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what surface does a basketball bounce the highest

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by

Griffin Hotchkiss

on 1 April 2014

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Transcript of what surface does a basketball bounce the highest

I dropped the basketball from 50 inches above each of the three surfaces. The basketball had the least bounce when dropped onto the carpet surface. The average bounce height on the wood surface was 37.67 inches, making it only 12.3 average height difference. When dropped on the concrete surface, the basketball bounced higher than the carpet surface but not as high as the wood surface. This proved that my hypothesis was incorrect, because I had assumed that the concrete surface would cause the ball to bounce the highest. The concrete surface absorbed more kinetic energy than I had thought.

Based on these results, the wood surface absorbed the least amount of kinetic energy because it bounced the highest on that surface. This explains why most modern day basketball courts are made of a hard wood surface.

hypothesis
procedure methods
hypothesis- I think the ball will bounce the highest on the concrete because it will not lose as much kinetic energy on a hard surface
1. Use a tape measure to mark the wall that you will bounce the ball next to. Tape the painters tape to the wall and make 10 marks 5 inches apart from each other.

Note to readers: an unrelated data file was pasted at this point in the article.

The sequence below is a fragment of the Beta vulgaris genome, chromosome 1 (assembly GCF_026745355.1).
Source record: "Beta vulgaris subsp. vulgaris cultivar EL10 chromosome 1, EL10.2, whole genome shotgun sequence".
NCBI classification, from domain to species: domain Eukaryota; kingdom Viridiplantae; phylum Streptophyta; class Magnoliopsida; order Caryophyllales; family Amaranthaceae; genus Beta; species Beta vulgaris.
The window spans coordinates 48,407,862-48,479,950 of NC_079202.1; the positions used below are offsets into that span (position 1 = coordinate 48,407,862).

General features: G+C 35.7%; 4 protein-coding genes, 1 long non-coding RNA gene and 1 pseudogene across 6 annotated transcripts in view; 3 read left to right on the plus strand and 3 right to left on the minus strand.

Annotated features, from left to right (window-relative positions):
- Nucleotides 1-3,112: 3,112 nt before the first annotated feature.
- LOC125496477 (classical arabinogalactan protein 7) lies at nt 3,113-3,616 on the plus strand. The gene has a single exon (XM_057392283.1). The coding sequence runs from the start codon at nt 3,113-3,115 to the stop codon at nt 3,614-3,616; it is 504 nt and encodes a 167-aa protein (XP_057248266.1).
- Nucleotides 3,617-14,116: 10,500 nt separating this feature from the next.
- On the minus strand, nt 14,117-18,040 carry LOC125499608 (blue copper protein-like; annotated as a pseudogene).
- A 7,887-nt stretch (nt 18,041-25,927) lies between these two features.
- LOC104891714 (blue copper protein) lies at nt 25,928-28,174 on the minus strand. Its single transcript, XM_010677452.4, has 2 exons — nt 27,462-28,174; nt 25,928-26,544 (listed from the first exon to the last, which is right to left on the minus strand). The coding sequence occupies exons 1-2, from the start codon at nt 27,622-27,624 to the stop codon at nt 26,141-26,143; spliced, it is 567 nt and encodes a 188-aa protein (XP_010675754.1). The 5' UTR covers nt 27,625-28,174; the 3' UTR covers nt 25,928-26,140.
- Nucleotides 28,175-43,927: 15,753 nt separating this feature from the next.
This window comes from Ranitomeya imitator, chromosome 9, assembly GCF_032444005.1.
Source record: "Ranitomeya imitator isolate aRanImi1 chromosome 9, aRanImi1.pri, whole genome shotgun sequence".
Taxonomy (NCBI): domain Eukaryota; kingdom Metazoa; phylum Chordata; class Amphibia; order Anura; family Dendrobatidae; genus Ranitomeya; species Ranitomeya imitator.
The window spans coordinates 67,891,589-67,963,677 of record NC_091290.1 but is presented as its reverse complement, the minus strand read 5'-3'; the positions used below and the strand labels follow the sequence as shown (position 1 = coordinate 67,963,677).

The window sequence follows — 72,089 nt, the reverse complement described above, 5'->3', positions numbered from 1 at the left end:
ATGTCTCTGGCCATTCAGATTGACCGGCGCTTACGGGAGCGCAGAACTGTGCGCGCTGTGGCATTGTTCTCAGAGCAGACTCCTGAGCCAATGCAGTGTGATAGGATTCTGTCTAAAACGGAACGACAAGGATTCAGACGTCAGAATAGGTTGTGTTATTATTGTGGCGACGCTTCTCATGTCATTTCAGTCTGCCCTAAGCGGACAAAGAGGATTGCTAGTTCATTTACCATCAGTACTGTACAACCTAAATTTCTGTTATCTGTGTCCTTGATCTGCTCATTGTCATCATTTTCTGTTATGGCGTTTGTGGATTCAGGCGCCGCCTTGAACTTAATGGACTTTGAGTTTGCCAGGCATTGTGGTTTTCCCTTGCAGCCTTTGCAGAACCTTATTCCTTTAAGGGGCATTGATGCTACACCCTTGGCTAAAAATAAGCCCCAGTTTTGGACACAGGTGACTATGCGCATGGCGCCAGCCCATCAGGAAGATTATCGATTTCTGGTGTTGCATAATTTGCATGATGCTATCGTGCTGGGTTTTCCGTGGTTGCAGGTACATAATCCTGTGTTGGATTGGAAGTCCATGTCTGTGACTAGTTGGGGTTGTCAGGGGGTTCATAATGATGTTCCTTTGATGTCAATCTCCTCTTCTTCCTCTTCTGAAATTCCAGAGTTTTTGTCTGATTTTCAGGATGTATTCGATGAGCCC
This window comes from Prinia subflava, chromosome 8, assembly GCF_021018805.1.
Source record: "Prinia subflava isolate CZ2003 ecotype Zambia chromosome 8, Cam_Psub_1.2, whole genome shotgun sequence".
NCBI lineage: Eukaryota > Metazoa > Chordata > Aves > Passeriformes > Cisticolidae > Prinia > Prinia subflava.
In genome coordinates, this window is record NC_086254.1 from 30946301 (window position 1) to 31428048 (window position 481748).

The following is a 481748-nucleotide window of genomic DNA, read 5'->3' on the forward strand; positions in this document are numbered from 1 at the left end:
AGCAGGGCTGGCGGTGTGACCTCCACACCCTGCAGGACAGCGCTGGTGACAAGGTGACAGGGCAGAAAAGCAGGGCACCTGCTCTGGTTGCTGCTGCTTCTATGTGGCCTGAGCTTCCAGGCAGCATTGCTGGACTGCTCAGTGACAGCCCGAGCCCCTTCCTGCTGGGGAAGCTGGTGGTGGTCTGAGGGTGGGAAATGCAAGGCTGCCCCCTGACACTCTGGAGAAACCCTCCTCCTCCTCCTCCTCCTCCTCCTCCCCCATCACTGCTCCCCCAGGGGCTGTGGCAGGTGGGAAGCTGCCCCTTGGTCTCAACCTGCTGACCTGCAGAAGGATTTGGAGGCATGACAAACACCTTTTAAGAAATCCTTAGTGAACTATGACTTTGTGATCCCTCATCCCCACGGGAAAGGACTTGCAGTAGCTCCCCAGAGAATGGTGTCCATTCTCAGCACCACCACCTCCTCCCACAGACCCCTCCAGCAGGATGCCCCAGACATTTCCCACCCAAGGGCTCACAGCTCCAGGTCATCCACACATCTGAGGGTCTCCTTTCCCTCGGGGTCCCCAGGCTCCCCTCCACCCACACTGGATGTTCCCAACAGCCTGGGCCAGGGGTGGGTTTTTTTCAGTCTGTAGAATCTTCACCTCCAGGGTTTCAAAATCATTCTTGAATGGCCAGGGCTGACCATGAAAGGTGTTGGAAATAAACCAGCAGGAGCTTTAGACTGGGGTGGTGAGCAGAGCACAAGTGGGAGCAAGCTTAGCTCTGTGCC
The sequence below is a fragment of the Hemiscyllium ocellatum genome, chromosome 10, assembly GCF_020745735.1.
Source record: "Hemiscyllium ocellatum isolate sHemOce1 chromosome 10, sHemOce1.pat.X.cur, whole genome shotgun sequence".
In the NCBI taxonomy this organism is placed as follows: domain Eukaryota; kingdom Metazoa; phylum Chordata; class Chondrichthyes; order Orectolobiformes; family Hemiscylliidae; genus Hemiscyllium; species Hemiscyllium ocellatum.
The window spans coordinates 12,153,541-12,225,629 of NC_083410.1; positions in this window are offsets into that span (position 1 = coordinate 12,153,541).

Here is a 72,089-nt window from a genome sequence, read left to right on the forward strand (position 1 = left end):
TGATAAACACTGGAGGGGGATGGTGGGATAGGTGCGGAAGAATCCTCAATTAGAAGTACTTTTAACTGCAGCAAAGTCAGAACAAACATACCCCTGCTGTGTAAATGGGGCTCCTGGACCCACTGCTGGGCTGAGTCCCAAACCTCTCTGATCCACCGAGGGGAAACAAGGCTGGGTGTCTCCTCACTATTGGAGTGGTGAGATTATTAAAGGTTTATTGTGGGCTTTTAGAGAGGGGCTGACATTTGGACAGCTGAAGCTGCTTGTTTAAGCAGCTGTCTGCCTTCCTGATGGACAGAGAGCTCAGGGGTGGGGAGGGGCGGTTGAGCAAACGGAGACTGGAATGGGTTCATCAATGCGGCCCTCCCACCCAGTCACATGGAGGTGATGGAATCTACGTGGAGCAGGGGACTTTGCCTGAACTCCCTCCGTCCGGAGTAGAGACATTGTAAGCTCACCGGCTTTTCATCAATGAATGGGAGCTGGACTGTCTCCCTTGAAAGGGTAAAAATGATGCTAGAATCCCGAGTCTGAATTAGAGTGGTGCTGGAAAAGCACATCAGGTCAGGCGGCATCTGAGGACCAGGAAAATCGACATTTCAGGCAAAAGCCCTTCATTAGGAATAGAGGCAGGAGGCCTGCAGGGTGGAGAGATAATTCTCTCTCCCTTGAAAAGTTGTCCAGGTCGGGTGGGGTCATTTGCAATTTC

2. When video taping, make sure you can see all 10 marks on the wall. You will need another person to record you dropping the basketball.
3. Test the basketball on each surface you choose. Hold the ball so that the bottom of the ball is lined up with the highest mark on the wall. Drop the basketball and let it bounce back up and then hit the ground a second time before catching it. Write down the mark where the ball bounced back up when you caught it. Repeat this step 9 more times for a total of 10 times and on 2-3 other surfaces. Make sure you have at least one hard surface and one soft surface.

Tuesday, April 1, 2014
materials

-different surfaces to bounce a basketball on at least 3 surfaces. they should be steady, for just some examples: carpet, concreate, grass, linoleum, and a basketball court.
-tape measure, metric
-painter's tape
- video camera, examples: phone or ipad or ipod
-optional: note cards, index cards, sheets of paper, or something else to write numbers on [10]
-volunteer to video tape, or a tripod
- access to a computer or large screen to watch your records on

When bouncing a basketball, what surface will absorb more energy, a soft or hard one? Why?

background information

When a basketball bounces, it has two different kinds of energy: kinetic energy and potential energy. Kinetic energy is the energy an object has due to motion. Potential energy is the energy stored in an object due to its height above the ground. So what do kinetic energy and potential energy have to do with how a basketball bounces on the court? When the basketball hits the court's floor, it seems to "lose" some energy. The scientific explanation is that some kinetic energy gets converted into energy in the form of sound, heat, and somewhat changes the shape of the ball (flattening it slightly). The court's surface also absorbs some of the energy. When a collision occurs between the ball and the surface and kinetic energy is lost, it is called an inelastic collision. When a basketball bounces (without being pushed down), it does not go all the way back up to where it started from. This is because the basketball had an inelastic collision with the ground. After a few bounces, it stops bouncing completely. The ball has lost all energy!

Source: http://www.sciencebuddies.org/science-fair-projects/project_ideas/Sports_p037.shtml#summary

bouncing basketballs
outcomes
analysis
demonstration photos
Full transcript